Who are you? (where are you from, where do you live, why did you get into film, whatever you want to tell us really)
I am Jason Whalen, one of the Co-founders of Fauna Creative. We’re a small production company out of Grand Rapids, Michigan who focuses on conservation storytelling. I definitely got into film to promote conservation efforts. I went to school for environmental biology and photography and have tried to mix my art and conservation science backgrounds to make a difference or inspire action.
How many films have you had in the festival?
2022 was our second time at Wild and Scenic.
When was your first Wild & Scenic?
Our first time showing was in 2019 with our film The Fight for Flight, which was about migratory birds in the Great Lakes.
How many times have you attended?
We still haven’t been able to attend. We had our arrangements all set for 2022 and are sad we couldn’t attend. We were thankful, however, that the organizers were able to pull together a successful virtual event. The next opportunity we have, we’ll be there!
What makes Wild & Scenic Film Festival special or unique?
I think festivals have an energy about them that really refreshes you creatively. You feed off the amazing content and interactions with other filmmakers and the audience participation as well. Wild and Scenic has all of that but the energy of activism and stewardship of the environment is just as strong as the creativity and it is a really special thing. Having only attended the virtual events and corresponding with festival organizers before and after, you still felt that energy!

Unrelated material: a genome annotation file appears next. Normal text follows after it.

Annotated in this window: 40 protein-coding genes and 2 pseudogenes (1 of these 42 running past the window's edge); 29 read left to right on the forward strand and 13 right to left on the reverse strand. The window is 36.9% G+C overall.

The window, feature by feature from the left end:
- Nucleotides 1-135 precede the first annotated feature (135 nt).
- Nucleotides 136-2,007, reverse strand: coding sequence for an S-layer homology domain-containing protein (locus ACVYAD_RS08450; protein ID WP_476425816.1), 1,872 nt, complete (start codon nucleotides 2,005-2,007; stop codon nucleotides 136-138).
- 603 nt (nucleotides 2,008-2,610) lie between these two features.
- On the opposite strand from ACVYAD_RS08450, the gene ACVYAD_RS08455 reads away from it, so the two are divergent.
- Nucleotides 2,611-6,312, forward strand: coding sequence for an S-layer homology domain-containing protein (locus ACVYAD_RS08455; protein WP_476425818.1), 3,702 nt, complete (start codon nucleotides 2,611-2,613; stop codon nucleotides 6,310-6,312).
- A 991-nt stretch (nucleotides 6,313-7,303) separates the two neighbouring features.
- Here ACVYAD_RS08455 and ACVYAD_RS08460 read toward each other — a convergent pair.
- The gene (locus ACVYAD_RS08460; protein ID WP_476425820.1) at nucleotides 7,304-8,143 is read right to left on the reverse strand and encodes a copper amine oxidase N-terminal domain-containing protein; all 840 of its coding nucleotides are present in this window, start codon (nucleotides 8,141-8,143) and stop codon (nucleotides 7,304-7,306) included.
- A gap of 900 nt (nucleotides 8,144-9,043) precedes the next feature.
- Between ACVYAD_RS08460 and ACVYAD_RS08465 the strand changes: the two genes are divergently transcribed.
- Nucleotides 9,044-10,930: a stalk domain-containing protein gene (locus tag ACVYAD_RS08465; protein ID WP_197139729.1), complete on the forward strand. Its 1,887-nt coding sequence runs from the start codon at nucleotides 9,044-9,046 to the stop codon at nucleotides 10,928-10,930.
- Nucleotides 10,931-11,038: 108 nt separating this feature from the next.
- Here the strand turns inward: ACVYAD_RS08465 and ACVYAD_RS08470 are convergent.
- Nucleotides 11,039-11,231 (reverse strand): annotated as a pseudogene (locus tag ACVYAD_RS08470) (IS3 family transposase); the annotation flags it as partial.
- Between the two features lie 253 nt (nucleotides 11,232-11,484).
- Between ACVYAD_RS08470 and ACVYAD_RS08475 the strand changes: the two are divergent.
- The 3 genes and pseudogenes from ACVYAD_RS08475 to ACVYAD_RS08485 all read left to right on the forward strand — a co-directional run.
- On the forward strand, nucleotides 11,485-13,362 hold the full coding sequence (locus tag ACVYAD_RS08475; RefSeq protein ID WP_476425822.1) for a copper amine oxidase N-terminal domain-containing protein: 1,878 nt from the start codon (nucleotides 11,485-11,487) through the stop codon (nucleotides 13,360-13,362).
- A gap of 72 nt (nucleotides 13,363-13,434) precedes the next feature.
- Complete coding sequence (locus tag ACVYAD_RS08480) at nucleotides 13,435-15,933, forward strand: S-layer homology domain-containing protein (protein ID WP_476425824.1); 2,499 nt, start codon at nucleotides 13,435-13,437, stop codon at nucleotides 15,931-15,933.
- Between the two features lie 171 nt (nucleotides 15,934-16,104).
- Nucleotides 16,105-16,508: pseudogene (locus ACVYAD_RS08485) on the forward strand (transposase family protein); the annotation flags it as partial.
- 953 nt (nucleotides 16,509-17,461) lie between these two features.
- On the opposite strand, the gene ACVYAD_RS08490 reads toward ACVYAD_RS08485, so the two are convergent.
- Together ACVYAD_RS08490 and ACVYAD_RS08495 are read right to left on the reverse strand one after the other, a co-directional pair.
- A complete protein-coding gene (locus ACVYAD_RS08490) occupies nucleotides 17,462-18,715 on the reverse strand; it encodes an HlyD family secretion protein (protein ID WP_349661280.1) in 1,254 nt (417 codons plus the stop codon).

What inspires you to make films? What are your favorite stories to tell?
Our natural world is facing so many challenges today, challenges that are being addressed by passionate people. Connecting others to the natural world, the biodiversity crisis and conservation actions though our work can hopefully inspire more conservation action. If you’re too busy to get out and connect with nature or aren’t directly involved in conservation, it’s easy to overlook a lot of important issues. Films can bring you to that place and hopefully bring more voices into conservation.
What inspired you to make this film?
We were introduced to our subject, Loon, during a project with The Nature Conservancy. He is a true character with an amazing perspective and connection to the natural world. That perspective led him to do something selfless and inspiring and we were lucky enough to tell his story.
Do you have any projects you are currently working on?
We have a handful of projects we’re working on this summer and fall – some of the subjects include an endangered butterfly, bats, old growth forests, prairies, rivers, renewable energy and trail building. We’re gearing up for a trip to the mouth of the Mississippi River to capture stories of people impacted by climate change.
How has COVID impacted your filmmaking?
COVID has presented challenges in production logistics but has demonstrated a deeper need for the work we do. We’ve managed to keep busy and work outdoors and do our best to stay safe.
Filmmaking is a laborious job, so what keeps you motivated?
The drive to be better artists and storytellers in combination with the drive to be better conservationists. We think that stories are becoming more and more instrumental to the conservation movement, therefore we’re motivated to play a role in protecting the things we care about.
What are you currently reading/watching/listening to?
Reading – National Geographic. Watching – Juggling a few narrative series and Prehistoric Planet. Listening to – Big Biology Podcast.
What is on the horizon for you in 2022 and beyond?
We have a suite of conservation focused films for our clients in Louisiana, New Mexico, Indiana and Michigan. We are working on the early stages of funding a feature length documentary that can hopefully come to fruition in the coming years, which is a new and difficult journey for us.